A panel of U.S. science and security experts on Friday said two papers on a mutant bird flu should be published after all, reversing its earlier decision to withhold key details.
The announcement came after the latest research and revisions to the papers led by a Dutch and a US team of scientists were reviewed by the nongovernmental U.S. National Science Advisory Board for Biosecurity.
The U.S. experts had previously opposed publishing the research — which showed how an engineered H5N1 flu virus could pass easily in the air between ferrets — over fears it could end up in the wrong hands and unleash a deadly flu pandemic.
"The data described in the revised manuscripts do not appear to provide information that would immediately enable misuse of the research in ways that would endanger public health or national security," said a statement from the NSABB.
After meeting to review the latest details on March 29-30, the experts saw "new evidence has emerged that underscores the fact that understanding specific mutations may improve international surveillance and public health and safety.
"Global cooperation, critical for pandemic influenza preparedness efforts, is predicated upon the free sharing of information and was a fundamental principle in evaluating these manuscripts," it added.
The NSABB faced criticism after it ruled unanimously in December that a pair of U.S.-funded studies, one by a team from Wisconsin and the other led by Netherlands-based scientist Ron Fouchier, should not be printed without heavy edits of key details to prevent the work from being replicated.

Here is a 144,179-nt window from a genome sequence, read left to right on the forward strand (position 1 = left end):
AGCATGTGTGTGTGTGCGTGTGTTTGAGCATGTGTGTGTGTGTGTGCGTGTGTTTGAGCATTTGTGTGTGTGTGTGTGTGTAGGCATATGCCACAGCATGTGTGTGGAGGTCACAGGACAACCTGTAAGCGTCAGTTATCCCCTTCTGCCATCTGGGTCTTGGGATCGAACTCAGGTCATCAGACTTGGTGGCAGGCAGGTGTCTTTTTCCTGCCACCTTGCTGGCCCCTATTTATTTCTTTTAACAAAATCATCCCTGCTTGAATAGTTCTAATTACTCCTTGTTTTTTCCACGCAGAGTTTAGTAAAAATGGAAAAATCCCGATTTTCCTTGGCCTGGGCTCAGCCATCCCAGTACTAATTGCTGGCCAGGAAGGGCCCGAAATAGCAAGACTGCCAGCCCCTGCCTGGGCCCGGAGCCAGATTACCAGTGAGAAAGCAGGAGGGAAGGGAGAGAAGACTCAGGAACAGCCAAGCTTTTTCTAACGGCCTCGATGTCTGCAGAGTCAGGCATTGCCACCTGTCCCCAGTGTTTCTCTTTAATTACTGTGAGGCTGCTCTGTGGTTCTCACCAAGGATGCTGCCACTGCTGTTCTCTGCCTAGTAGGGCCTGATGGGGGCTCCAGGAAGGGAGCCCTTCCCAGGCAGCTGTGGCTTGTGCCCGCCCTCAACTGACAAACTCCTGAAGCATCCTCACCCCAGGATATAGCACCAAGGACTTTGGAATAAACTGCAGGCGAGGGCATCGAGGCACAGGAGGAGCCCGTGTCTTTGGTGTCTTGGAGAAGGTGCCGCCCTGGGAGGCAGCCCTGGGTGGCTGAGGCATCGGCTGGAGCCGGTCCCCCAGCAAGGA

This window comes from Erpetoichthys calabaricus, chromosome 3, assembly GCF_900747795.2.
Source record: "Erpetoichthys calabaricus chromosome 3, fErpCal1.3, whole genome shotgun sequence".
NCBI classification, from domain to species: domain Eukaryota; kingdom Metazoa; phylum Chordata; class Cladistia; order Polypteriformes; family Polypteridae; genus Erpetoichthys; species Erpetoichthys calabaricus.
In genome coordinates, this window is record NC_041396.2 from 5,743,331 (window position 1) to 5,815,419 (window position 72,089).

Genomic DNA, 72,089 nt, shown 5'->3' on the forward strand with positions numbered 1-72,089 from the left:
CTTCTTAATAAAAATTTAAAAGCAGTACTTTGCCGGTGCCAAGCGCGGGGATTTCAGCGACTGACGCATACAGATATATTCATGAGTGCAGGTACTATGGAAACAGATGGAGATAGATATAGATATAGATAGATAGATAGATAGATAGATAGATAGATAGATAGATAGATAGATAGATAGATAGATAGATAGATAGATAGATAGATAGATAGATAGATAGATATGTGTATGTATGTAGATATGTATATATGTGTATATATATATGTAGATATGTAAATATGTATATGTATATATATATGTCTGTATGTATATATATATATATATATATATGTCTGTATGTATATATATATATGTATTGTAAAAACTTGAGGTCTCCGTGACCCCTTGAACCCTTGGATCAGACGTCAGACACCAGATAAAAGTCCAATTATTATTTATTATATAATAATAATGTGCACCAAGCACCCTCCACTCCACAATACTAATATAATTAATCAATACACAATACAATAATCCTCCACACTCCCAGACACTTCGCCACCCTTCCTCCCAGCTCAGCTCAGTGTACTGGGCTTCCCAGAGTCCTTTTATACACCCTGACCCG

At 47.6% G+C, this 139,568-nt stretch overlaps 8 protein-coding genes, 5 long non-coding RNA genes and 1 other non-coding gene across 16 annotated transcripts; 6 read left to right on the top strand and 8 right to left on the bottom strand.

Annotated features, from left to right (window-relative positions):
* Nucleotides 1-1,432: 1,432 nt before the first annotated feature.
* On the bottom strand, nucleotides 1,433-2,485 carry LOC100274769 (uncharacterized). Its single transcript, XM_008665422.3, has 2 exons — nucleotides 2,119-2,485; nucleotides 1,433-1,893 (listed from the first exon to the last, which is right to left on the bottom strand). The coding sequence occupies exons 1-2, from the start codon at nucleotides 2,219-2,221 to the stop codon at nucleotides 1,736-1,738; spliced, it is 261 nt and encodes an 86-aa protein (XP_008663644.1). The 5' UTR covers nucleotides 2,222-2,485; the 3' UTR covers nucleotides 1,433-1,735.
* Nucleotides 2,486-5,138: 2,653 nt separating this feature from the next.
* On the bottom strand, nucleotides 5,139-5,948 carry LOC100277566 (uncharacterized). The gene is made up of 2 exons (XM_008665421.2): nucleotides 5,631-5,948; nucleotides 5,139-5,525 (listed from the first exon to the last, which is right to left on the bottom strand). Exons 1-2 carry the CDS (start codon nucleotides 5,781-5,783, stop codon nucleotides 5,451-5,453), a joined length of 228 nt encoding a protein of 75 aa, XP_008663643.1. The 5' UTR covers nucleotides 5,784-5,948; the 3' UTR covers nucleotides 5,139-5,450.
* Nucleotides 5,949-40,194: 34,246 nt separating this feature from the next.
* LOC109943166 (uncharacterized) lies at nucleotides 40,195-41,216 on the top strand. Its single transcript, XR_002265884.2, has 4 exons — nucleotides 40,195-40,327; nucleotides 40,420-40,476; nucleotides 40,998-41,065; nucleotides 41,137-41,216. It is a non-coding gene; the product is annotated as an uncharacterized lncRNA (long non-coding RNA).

A subsequent meeting of flu experts in Geneva came to the opposite conclusion and urged the prestigious journals Science and Nature to print them as planned, but agreed caution was needed and backed a temporary halt to further research.
At the latest NSABB meeting, experts agreed unanimously that the Wisconsin team's research should be published in full, as planned by the British journal Nature.
However the vote on Fouchier's research, slated for publication in the U.S. journal Science, was approved by a vote of 12-6, indicating some lingering doubts among members.
NSABB board member Michael Osterholm, director of the Center for Infectious Disease Research and Policy at the University of Minnesota School of Public Health, said last month he was concerned about potential havoc by amateurs.
"I am not personally worried about somebody in a cave somewhere," he said. "I worry about the garage scientist, about the do-your-own scientist, about the person who just wants to see if they can do it."
Meanwhile, Fouchier has insisted that the mutant virus is not as lethal as the public has been led to believe, and urged its publication so that scientists can prepare remedies should such a variant arise in nature.
The new NSABB recommendations will be forwarded to the US government for "review and consideration," the group said in its statement on Friday.
Bird flu is believed to kill more than half the people it infects, making it much more lethal than typical strains of the seasonal virus.
According to the World Health Organization, there have been 573 cases of H5N1 bird flu in humans in 15 countries since 2003, with 58.6 percent of those resulting in death.